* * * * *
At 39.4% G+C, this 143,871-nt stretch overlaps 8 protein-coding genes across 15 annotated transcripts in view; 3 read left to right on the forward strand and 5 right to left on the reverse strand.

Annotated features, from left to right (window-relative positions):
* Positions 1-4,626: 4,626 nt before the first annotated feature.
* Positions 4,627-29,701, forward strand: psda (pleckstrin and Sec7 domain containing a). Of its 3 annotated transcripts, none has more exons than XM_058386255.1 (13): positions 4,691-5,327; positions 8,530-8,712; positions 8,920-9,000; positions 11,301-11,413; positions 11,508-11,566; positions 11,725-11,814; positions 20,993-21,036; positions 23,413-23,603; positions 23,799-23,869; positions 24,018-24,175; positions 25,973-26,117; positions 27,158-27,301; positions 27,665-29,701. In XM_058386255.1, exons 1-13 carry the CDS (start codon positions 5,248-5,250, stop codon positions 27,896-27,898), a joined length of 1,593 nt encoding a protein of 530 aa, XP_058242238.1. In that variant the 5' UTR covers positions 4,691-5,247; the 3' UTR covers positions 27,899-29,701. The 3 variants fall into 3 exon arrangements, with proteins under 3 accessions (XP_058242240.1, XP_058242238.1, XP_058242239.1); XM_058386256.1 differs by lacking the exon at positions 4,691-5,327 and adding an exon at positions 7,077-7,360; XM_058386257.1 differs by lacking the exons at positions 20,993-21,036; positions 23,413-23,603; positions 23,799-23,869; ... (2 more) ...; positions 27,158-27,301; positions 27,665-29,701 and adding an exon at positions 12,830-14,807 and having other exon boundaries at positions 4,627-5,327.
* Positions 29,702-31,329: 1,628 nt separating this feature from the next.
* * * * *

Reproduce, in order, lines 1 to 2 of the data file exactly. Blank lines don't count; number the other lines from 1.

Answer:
At 39.4% G+C, this 143,871-nt stretch overlaps 8 protein-coding genes across 15 annotated transcripts in view; 3 read left to right on the forward strand and 5 right to left on the reverse strand.

Annotated features, from left to right (window-relative positions):